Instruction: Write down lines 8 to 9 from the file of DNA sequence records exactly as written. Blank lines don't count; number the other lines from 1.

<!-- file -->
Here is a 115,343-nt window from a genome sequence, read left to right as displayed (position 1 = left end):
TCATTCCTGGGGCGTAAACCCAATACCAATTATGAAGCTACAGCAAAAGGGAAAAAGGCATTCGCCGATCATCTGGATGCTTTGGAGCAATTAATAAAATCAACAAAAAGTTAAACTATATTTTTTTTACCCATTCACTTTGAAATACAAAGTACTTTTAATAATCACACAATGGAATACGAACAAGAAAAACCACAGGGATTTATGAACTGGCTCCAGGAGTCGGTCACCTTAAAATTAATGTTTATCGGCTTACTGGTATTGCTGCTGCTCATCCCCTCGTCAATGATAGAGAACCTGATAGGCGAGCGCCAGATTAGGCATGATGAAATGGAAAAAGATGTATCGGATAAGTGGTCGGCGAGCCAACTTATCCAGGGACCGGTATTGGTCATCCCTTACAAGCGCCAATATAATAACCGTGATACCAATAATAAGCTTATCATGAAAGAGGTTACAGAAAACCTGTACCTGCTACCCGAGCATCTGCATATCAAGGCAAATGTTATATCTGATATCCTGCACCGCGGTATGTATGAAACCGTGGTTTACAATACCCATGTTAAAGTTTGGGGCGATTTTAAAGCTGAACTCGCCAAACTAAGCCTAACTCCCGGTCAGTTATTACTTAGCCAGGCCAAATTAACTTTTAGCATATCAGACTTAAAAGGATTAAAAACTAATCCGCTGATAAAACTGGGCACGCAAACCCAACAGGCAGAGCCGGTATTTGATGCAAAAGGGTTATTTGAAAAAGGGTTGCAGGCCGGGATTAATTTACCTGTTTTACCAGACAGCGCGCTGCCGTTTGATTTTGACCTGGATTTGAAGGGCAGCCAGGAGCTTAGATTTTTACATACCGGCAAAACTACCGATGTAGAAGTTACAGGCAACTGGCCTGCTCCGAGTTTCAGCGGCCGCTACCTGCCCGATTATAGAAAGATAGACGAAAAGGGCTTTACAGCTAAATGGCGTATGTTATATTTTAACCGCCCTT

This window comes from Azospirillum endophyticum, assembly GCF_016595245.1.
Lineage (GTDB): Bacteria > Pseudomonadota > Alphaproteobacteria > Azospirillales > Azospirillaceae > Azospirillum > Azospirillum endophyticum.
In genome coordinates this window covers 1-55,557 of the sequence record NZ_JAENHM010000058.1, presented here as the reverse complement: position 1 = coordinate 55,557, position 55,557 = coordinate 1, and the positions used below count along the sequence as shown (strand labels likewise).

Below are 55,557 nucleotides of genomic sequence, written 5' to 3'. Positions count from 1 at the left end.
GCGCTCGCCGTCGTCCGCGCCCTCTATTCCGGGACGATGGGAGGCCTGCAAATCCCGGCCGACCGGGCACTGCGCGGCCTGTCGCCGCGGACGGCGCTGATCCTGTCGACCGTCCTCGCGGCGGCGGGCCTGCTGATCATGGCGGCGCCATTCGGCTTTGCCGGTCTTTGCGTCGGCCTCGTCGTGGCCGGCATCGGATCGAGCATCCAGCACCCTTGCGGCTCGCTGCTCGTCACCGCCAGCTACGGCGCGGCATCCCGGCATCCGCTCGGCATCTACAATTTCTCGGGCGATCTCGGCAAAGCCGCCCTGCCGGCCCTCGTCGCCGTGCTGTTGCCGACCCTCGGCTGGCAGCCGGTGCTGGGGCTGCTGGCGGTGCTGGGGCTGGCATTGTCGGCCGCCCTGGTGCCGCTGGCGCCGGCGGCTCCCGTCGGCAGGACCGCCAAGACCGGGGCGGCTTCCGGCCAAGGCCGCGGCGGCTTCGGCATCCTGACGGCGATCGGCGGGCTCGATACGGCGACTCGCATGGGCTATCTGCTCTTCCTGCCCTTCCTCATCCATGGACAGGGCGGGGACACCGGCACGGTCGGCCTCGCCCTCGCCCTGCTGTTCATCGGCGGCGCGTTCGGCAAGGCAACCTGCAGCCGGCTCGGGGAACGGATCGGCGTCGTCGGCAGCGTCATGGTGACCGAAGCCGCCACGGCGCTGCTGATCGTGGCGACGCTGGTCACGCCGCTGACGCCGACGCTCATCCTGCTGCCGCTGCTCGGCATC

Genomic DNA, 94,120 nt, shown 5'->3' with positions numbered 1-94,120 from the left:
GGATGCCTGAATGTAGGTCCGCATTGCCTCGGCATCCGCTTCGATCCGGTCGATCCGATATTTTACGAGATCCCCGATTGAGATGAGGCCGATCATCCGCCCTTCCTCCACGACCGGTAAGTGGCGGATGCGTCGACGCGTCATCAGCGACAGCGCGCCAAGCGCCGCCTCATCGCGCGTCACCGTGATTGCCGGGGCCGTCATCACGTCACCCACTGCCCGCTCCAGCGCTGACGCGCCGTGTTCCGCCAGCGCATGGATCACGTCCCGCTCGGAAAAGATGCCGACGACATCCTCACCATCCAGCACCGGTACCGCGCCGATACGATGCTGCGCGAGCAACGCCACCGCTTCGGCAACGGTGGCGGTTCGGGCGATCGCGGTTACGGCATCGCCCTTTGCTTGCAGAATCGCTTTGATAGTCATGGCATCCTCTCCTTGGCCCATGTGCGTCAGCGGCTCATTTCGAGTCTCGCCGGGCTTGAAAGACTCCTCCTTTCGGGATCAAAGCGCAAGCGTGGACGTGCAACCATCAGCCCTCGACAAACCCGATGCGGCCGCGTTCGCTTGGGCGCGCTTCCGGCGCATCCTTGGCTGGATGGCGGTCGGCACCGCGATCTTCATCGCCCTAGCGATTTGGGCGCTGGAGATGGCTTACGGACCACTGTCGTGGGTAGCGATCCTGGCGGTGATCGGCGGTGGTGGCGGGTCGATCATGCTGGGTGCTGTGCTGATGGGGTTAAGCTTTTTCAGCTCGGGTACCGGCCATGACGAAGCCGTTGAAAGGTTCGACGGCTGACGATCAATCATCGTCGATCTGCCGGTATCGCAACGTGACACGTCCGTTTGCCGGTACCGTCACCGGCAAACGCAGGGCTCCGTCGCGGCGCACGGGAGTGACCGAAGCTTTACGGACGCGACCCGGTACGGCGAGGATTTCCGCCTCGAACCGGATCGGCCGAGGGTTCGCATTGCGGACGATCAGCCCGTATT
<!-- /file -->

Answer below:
Genomic DNA, 94,120 nt, shown 5'->3' with positions numbered 1-94,120 from the left:
GGATGCCTGAATGTAGGTCCGCATTGCCTCGGCATCCGCTTCGATCCGGTCGATCCGATATTTTACGAGATCCCCGATTGAGATGAGGCCGATCATCCGCCCTTCCTCCACGACCGGTAAGTGGCGGATGCGTCGACGCGTCATCAGCGACAGCGCGCCAAGCGCCGCCTCATCGCGCGTCACCGTGATTGCCGGGGCCGTCATCACGTCACCCACTGCCCGCTCCAGCGCTGACGCGCCGTGTTCCGCCAGCGCATGGATCACGTCCCGCTCGGAAAAGATGCCGACGACATCCTCACCATCCAGCACCGGTACCGCGCCGATACGATGCTGCGCGAGCAACGCCACCGCTTCGGCAACGGTGGCGGTTCGGGCGATCGCGGTTACGGCATCGCCCTTTGCTTGCAGAATCGCTTTGATAGTCATGGCATCCTCTCCTTGGCCCATGTGCGTCAGCGGCTCATTTCGAGTCTCGCCGGGCTTGAAAGACTCCTCCTTTCGGGATCAAAGCGCAAGCGTGGACGTGCAACCATCAGCCCTCGACAAACCCGATGCGGCCGCGTTCGCTTGGGCGCGCTTCCGGCGCATCCTTGGCTGGATGGCGGTCGGCACCGCGATCTTCATCGCCCTAGCGATTTGGGCGCTGGAGATGGCTTACGGACCACTGTCGTGGGTAGCGATCCTGGCGGTGATCGGCGGTGGTGGCGGGTCGATCATGCTGGGTGCTGTGCTGATGGGGTTAAGCTTTTTCAGCTCGGGTACCGGCCATGACGAAGCCGTTGAAAGGTTCGACGGCTGACGATCAATCATCGTCGATCTGCCGGTATCGCAACGTGACACGTCCGTTTGCCGGTACCGTCACCGGCAAACGCAGGGCTCCGTCGCGGCGCACGGGAGTGACCGAAGCTTTACGGACGCGACCCGGTACGGCGAGGATTTCCGCCTCGAACCGGATCGGCCGAGGGTTCGCATTGCGGACGATCAGCCCGTATT